After 12/7/2011, this blog will no longer be updated, although content will remain. Please visit my new blog at Hidden Latitudes.

Friday, September 09, 2011

Can you be a criminal and a Christian?

   A blog I read on occasion is Friendly Atheist. It is the work of Hemant Mehta, a math teacher in suburban Chicago (and who is, indeed, a friendly atheist). On September 8, 2011, the title of his blog entry was:

If People of Faith Commit a Crime, Do They Still Represent the Faith?

   Mr. Mehta then referred to a study by the Brookings Institute and the Public Religion Research Institute. The study reveals that, if a Christian were to commit a terrorist act in the name of religion, 83% of Americans would declare that person as not a true Christian, while only 13% would say that you COULD be a Christian and a terrorist.
   The survey also found that, asked the same question about Muslim terrorists, the numbers are much closer: 48% say NO, while 44% say YES, a Muslim terrorist is probably a true Muslim.
   The blogger's only comment about the findings are this: "How's that for a double standard?" Well, it is, for sure. But I guess it bodes well for Christianity in general that we are disassociated with violent acts in the name of religion (although some think otherwise). As an aside, I think it is worth noting that the most horrific and brutal acts in history were carried out by people who, like Mr. Mehta, professed no faith at all.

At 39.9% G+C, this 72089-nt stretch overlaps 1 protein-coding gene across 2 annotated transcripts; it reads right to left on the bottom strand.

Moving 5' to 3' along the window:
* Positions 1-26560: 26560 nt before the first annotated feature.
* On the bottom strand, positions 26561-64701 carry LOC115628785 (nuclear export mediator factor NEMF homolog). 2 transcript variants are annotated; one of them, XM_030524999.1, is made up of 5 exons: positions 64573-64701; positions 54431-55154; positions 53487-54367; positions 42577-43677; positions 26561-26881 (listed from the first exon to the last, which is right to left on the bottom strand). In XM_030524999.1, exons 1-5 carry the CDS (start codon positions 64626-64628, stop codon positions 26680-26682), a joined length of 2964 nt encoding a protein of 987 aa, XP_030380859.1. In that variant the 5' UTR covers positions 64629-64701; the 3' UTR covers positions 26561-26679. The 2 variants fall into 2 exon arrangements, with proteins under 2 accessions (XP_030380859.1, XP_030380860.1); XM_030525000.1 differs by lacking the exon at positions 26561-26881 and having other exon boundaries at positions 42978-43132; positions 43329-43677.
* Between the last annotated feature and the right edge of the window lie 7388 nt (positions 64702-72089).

But I'm sure Mr. Mehta (and the Institutes) would never have thought to ask an even more provocative question, and it is this:

   Isn't being a criminal actually a prerequisite for being a Christian?

   I think the answer to that question should be an unqualified, emphatic YES! For at the heart of Christianity, as Christ taught it, were two hard truths: 

   First, Man is a criminal, if not for crimes against humanity, then for crimes against divinity—rebelling against and denying a God who made him and sustains him.
   And second, judgment has been passed and a sentence has been handed down. But strangely enough, the penalty has been paid for the crime, and we can walk free, if we admit our guiltiness and accept the payment.
   I have said in the past that a church is "a wonderful community made up of murderers, adulterers and thieves." If you've worked it out how to atone for your own shortcomings (sin, in Biblical parlance), or you disagree that you have any, then neither Christ nor Christianity will be your cup of tea. But if you have doubts...
—Wayne S.
P.S.: For those of you who like to get your sociology freak on, the above mentioned study is fascinating stuff. 

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